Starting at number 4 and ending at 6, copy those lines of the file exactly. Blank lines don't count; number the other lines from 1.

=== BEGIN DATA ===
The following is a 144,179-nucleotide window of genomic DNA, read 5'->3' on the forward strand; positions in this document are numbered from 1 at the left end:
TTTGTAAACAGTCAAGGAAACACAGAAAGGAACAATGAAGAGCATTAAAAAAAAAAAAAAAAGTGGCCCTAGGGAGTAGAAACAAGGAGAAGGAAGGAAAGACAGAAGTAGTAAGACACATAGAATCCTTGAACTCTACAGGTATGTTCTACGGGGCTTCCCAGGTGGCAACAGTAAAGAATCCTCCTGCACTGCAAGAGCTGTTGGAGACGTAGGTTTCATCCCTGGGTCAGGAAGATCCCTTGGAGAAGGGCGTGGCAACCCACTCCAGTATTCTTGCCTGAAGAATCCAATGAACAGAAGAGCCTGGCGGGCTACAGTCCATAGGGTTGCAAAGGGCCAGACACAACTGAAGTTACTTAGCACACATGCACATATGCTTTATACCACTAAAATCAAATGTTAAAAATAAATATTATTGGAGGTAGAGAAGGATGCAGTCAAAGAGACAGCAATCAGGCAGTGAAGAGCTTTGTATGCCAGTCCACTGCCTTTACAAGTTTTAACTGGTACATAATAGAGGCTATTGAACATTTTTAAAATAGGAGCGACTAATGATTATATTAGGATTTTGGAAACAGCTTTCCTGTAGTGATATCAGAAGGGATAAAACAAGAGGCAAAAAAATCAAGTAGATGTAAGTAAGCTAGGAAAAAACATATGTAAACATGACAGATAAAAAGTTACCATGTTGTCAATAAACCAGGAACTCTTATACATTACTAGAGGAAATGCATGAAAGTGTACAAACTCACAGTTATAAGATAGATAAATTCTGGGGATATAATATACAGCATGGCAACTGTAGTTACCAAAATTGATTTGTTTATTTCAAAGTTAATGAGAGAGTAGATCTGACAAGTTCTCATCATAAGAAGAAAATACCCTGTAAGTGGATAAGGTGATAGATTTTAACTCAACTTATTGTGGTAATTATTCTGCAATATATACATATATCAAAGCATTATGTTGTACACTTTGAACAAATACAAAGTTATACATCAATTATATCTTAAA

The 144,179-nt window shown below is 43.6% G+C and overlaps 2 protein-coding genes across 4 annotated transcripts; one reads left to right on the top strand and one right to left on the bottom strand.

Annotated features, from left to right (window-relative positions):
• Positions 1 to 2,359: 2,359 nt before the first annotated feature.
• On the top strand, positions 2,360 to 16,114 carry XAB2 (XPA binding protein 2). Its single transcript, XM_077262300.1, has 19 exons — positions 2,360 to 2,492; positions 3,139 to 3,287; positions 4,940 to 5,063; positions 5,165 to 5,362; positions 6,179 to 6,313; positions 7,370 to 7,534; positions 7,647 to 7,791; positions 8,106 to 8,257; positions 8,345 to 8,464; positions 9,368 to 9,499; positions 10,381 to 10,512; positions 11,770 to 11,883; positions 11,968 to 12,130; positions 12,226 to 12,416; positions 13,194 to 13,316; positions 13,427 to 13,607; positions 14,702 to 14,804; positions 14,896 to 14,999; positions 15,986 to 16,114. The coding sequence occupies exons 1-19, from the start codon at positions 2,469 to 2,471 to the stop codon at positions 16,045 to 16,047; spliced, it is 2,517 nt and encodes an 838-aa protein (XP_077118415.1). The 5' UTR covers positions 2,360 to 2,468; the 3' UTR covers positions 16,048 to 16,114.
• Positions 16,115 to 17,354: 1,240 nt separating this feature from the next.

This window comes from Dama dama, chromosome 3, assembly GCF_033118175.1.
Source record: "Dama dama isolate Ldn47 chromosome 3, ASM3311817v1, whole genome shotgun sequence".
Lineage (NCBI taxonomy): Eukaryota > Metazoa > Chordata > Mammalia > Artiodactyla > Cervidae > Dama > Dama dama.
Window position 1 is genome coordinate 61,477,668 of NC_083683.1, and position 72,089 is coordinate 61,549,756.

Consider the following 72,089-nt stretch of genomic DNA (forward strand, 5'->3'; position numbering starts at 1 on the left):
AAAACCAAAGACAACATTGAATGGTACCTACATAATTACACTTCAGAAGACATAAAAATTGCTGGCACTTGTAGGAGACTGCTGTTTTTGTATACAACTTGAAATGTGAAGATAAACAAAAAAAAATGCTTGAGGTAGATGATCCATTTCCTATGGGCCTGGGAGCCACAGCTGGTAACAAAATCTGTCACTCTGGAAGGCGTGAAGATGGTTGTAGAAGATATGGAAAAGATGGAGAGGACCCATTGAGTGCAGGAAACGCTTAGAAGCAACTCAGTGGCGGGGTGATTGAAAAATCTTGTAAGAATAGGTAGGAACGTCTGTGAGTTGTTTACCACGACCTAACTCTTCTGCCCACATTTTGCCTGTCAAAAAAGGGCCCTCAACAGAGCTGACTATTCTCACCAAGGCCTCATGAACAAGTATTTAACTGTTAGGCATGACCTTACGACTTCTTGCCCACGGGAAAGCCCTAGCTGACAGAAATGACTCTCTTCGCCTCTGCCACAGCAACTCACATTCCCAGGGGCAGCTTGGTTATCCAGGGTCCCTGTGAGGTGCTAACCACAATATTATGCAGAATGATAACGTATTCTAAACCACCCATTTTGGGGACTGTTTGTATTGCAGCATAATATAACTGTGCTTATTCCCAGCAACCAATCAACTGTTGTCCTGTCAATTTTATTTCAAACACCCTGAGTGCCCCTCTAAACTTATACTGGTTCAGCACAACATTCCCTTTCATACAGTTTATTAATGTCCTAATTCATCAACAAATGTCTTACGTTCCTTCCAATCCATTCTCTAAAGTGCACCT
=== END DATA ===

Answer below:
Annotated features, from left to right (window-relative positions):
• Positions 1 to 2,359: 2,359 nt before the first annotated feature.
• On the top strand, positions 2,360 to 16,114 carry XAB2 (XPA binding protein 2). Its single transcript, XM_077262300.1, has 19 exons — positions 2,360 to 2,492; positions 3,139 to 3,287; positions 4,940 to 5,063; positions 5,165 to 5,362; positions 6,179 to 6,313; positions 7,370 to 7,534; positions 7,647 to 7,791; positions 8,106 to 8,257; positions 8,345 to 8,464; positions 9,368 to 9,499; positions 10,381 to 10,512; positions 11,770 to 11,883; positions 11,968 to 12,130; positions 12,226 to 12,416; positions 13,194 to 13,316; positions 13,427 to 13,607; positions 14,702 to 14,804; positions 14,896 to 14,999; positions 15,986 to 16,114. The coding sequence occupies exons 1-19, from the start codon at positions 2,469 to 2,471 to the stop codon at positions 16,045 to 16,047; spliced, it is 2,517 nt and encodes an 838-aa protein (XP_077118415.1). The 5' UTR covers positions 2,360 to 2,468; the 3' UTR covers positions 16,048 to 16,114.